Reed Bauer and her boyfriend Vetea Boersma remained determined to reach Brazil for a kite trip amidst the challenges of travelling during Covid restrictions last September. This is how they got on...
WORDS: Reed Bauer PHOTOS: Antoine Verville (unless otherwise stated)
After an insane summer of progression in Hood River, September rolled around and it seemed the universe was determined to bring this ball we had rolling to an abrupt halt. Temps were dropping, sunlight was dwindling and the wind was becoming less friendly with the passing of each day. Of course that wasn’t all; Covid-19 was ramping up in our home town and talk of stay-at-home orders, quarantine and travel restrictions became the topic of every conversation. We knew that our next move needed to be made quick. And responsibly. Research done. Phone calls made. Tickets purchased. Tatajuba in Brazil – here we come!
Reed, ready to ride
Reed, ready to ride
Anyone who’s ventured to airports in this epic pandemic-pause knows that the air travel experience, especially internationally, is a bit odd to say the least. Nonetheless, it is doable and worth it.
Our itinerary began with a flight from Portland International to George Bush Intercontinental in Houston, TX. In the weeks leading up to the trip, I was extremely apprehensive about the Covid situation and how Vetea and I would manage to stay safe while flying across the world. My nerves were eased after boarding that first flight. We flew with United Airlines all the way through to Sao Paulo. Each airline has a unique Covid protocol that they’re implementing to best keep their passengers safe. United’s includes using electrostatic spraying to disinfect most of the aircraft before departure, using hospital-grade, high-efficiency (HEPA) filters throughout the plane to circulate air and remove 99.97% of airborne particles and they also use UVC lighting wands to disinfect sensitive surfaces (i.e. touch screen displays, pilot’s controls, outlets, etc.)
In addition to these measures, Vetea and I made sure that we were doing our part to keep ourselves (and everyone else around us) Covid-free. I wouldn’t be telling the truth if I said it wasn’t a hassle and that it wasn’t tedious… because it does feel that way during the travel, but it’s the price you have to pay to play during a pandemic. Our hands were most definitely cracking from the absurdly frequent application of hand sanitizer, our ears were throbbing from the pull of our mask straps and we went through about about a million alcohol wipes, religiously wiping down every surface we touched. But hey, we made to Houston.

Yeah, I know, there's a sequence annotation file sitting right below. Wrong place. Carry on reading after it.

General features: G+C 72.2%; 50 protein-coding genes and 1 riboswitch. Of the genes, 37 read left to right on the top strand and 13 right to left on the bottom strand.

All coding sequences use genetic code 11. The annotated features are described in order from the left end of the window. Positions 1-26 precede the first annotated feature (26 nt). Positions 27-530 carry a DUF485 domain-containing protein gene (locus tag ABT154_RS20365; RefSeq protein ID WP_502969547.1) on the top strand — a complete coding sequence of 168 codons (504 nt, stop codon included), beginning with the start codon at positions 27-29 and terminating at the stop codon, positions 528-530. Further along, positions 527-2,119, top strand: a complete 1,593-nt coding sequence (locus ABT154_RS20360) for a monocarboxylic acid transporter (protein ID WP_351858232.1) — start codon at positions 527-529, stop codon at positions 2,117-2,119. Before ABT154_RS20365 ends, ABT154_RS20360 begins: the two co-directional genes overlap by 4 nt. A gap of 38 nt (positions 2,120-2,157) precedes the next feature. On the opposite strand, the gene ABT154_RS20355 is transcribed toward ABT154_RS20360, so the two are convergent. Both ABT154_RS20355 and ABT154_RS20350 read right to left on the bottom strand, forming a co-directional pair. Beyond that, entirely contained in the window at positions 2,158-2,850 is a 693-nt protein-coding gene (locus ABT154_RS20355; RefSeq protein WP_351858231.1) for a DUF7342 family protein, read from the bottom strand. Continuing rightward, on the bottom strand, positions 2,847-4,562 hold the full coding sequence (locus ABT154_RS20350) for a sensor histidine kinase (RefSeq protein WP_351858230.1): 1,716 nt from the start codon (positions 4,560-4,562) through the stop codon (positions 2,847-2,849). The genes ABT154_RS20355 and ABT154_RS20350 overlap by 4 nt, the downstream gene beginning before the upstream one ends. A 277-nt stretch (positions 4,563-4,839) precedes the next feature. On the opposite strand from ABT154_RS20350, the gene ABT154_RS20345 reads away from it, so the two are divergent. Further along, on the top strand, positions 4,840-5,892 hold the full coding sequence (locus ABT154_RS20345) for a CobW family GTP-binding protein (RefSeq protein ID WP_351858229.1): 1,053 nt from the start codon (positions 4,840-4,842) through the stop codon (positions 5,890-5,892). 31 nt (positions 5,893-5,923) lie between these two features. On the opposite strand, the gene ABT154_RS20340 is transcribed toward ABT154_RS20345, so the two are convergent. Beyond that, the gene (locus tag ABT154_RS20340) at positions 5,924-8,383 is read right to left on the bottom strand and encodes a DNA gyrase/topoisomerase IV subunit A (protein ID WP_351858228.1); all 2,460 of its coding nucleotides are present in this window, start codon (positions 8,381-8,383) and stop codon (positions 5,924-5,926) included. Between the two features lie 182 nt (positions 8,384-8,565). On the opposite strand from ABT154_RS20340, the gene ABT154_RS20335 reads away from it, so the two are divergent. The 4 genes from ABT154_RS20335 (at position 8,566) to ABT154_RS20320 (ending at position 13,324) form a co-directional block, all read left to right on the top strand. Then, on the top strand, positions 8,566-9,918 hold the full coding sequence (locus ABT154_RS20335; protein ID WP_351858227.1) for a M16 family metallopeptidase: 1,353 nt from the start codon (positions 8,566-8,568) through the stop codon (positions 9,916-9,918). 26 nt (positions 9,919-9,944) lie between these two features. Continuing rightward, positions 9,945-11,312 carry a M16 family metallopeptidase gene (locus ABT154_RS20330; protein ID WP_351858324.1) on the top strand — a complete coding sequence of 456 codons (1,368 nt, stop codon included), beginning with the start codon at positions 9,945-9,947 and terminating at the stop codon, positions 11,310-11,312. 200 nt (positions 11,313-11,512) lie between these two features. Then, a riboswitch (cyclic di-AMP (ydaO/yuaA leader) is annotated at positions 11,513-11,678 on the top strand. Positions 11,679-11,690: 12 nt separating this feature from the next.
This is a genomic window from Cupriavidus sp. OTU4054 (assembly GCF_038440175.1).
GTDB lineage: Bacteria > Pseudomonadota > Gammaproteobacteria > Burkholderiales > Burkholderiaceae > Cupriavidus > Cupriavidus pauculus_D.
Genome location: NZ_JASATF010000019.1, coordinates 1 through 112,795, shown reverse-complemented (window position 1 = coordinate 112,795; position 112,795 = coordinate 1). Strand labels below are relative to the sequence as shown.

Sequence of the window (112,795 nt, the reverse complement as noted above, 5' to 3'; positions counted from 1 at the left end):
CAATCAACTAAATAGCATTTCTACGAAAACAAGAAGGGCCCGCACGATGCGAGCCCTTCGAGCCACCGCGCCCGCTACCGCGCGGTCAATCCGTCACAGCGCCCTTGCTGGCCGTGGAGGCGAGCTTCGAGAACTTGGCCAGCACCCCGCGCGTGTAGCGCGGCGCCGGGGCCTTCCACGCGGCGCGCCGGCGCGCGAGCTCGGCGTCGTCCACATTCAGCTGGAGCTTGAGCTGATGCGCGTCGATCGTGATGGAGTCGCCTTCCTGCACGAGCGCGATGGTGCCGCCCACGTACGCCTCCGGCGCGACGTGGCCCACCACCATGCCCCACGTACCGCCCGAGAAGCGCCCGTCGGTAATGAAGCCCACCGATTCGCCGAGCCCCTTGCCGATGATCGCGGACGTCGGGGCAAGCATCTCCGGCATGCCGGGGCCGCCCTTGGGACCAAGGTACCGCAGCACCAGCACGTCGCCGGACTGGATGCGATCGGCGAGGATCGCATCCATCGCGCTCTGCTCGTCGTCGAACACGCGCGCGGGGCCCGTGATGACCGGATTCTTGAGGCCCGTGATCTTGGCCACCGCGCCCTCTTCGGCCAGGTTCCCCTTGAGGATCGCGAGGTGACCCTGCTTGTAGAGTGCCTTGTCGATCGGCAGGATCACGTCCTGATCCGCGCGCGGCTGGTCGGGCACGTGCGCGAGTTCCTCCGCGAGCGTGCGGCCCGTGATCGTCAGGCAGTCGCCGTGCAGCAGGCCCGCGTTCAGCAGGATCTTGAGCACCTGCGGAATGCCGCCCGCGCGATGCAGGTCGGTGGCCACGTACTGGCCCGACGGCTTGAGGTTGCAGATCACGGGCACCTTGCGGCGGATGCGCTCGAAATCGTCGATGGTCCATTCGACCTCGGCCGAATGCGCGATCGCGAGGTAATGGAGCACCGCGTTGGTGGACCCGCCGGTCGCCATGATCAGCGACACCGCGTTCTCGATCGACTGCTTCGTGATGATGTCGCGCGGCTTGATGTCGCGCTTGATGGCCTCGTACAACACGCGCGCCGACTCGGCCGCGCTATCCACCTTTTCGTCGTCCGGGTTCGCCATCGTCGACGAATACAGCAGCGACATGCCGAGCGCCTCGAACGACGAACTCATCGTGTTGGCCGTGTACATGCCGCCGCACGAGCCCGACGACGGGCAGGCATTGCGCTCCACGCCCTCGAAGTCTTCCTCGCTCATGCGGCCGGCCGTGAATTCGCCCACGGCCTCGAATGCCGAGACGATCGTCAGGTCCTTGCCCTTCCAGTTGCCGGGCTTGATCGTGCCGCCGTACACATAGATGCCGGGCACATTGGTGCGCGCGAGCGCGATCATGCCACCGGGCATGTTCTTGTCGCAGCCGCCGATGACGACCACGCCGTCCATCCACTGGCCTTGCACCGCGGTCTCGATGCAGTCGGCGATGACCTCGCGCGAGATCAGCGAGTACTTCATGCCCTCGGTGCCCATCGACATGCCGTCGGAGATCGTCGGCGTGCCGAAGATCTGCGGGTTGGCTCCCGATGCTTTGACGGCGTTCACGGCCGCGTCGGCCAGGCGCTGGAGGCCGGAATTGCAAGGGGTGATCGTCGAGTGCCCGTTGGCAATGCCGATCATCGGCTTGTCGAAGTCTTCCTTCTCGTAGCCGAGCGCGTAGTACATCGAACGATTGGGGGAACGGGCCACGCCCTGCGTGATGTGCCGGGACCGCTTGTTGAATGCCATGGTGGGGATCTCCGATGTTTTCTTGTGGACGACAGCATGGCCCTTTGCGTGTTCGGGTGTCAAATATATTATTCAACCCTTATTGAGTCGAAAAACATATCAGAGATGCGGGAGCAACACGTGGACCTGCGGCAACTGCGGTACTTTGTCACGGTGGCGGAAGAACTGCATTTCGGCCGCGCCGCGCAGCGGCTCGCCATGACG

PDX to Houston was the warm up. Next up on our schedule was a flight out of Houston, followed by a big ol’ 21 hour layover in one of Brazil’s hardest hit states, Sao Paulo. We spent hours, and I mean HOURS attempting to link together an itinerary that would avoid Guarulhos International Airport in Sao Paulo, but unfortunately we just couldn’t make it work.
Are we there yet?
We figured that the safest way to go about this massive layover (yuck) was to avoid common areas as much as possible. We did some research and found that there was a ‘hotel’ called Fast Sleep located inside the airport, so we booked a ‘room’ there. Our plan was to hunker down for the bulk of the layover and leave only when necessary. Upon arrival in Sao Paulo we exited the plane and were greeted by the hot Brazilian air, sun that seemed too bright to be real and the hustle and bustle of a very crowded, foreign language-filled airport. We ventured through customs, claimed our gear bags and then lugged them across the airport to a weird hidden corner where our accommodation was situated. ‘Home’ at last - Fast Sleep. You may have noticed that I put the word ‘home’ in quotes. We knew that our quarters at Fast Sleep were likely be on the small side, the hotel was located INSIDE the airport after all. But what we discovered upon entering Room 8 was something that resembled the closet that Harry Potter lived in under the stairs. Nevertheless, this coffin-like room would be our safe place for the next 21 hours. The next morning FINALLY came and we boarded our final flight from Sao Paulo to Fortaleza, Ceara, Brazil. By this point, Vetea and I were seasoned pandemic travellers, and the precautions that, at the beginning of the journey seemed like things we had to ‘remember to do’, had now become second nature. Once we landed in Fortaleza we boarded a shuttle to the small, secluded paradise of Tatajuba. We booked our shuttle ahead of time (which is key to ensuring the smoothest travel possible) and chose a private ride to limit the number of people that we’d be in the van with. It was the more expensive option but, again, you gotta pay to play.